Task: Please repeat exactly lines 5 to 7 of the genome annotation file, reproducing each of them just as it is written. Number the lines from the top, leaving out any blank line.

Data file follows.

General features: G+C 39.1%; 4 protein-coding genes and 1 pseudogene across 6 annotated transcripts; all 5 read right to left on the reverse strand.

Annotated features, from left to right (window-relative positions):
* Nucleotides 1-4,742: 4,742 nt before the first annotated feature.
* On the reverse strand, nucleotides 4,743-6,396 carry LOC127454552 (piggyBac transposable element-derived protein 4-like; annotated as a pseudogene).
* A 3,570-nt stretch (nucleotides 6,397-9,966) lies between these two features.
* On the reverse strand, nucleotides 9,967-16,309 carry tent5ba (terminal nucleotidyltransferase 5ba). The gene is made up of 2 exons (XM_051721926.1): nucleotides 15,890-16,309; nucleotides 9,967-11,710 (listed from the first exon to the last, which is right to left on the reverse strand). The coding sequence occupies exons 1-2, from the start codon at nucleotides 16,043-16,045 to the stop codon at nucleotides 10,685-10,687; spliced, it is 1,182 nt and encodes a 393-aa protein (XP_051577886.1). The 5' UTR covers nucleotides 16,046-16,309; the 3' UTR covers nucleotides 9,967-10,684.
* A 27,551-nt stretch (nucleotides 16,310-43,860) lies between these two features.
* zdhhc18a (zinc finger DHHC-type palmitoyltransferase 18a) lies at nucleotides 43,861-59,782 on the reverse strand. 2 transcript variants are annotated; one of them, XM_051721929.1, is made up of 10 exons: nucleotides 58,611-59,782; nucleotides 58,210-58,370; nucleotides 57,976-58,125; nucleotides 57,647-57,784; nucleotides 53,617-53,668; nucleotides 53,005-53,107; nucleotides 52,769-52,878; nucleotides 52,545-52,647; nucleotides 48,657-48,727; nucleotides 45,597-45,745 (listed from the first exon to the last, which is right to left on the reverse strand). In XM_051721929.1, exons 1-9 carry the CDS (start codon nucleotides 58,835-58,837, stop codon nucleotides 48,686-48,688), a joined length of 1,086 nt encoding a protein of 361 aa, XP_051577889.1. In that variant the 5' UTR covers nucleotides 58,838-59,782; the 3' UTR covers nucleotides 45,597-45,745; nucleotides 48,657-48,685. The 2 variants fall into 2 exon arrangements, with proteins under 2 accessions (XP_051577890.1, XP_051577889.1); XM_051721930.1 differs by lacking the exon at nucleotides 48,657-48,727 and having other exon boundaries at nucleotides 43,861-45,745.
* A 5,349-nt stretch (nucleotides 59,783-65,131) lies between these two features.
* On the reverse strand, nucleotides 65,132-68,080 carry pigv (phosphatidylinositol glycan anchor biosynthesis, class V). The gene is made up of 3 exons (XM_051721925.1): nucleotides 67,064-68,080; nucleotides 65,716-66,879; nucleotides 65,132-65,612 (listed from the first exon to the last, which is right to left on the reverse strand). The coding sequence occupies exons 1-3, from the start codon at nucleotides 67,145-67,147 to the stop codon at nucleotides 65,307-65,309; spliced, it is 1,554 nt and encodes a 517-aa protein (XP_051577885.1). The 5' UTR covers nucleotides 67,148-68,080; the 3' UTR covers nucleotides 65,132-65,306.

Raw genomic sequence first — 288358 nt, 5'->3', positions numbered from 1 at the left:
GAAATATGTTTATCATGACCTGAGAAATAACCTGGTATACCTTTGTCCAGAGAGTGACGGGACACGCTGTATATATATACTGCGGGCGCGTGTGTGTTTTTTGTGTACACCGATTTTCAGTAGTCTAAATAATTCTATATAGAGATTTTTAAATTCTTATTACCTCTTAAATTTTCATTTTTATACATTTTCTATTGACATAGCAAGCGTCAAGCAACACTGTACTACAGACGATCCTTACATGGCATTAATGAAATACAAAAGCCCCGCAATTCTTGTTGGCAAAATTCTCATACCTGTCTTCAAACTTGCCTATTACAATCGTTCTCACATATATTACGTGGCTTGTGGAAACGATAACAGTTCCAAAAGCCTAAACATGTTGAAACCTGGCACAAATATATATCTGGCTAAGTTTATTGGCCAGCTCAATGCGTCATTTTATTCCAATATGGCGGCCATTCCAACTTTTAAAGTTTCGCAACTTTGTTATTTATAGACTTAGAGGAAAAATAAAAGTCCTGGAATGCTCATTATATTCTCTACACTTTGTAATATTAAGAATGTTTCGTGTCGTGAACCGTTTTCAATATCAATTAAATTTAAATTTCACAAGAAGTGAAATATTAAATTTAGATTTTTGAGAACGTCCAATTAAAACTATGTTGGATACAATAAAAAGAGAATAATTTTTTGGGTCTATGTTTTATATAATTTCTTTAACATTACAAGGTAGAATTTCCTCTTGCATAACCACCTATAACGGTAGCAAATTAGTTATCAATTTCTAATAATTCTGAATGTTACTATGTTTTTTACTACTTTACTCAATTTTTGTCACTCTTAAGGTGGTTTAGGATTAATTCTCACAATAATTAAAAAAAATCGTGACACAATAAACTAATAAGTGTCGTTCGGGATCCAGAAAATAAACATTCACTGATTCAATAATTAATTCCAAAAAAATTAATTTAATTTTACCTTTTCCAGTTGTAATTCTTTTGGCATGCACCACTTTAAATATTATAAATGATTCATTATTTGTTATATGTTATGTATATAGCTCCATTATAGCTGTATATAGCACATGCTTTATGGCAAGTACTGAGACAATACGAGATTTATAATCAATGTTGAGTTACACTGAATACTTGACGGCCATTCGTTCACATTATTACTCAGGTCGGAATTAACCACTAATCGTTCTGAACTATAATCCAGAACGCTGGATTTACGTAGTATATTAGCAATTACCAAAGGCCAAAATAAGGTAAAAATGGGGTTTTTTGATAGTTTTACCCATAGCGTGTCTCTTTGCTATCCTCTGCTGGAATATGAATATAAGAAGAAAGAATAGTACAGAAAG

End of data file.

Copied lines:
* A 3,570-nt stretch (nucleotides 6,397-9,966) lies between these two features.
* On the reverse strand, nucleotides 9,967-16,309 carry tent5ba (terminal nucleotidyltransferase 5ba). The gene is made up of 2 exons (XM_051721926.1): nucleotides 15,890-16,309; nucleotides 9,967-11,710 (listed from the first exon to the last, which is right to left on the reverse strand). The coding sequence occupies exons 1-2, from the start codon at nucleotides 16,043-16,045 to the stop codon at nucleotides 10,685-10,687; spliced, it is 1,182 nt and encodes a 393-aa protein (XP_051577886.1). The 5' UTR covers nucleotides 16,046-16,309; the 3' UTR covers nucleotides 9,967-10,684.
* A 27,551-nt stretch (nucleotides 16,310-43,860) lies between these two features.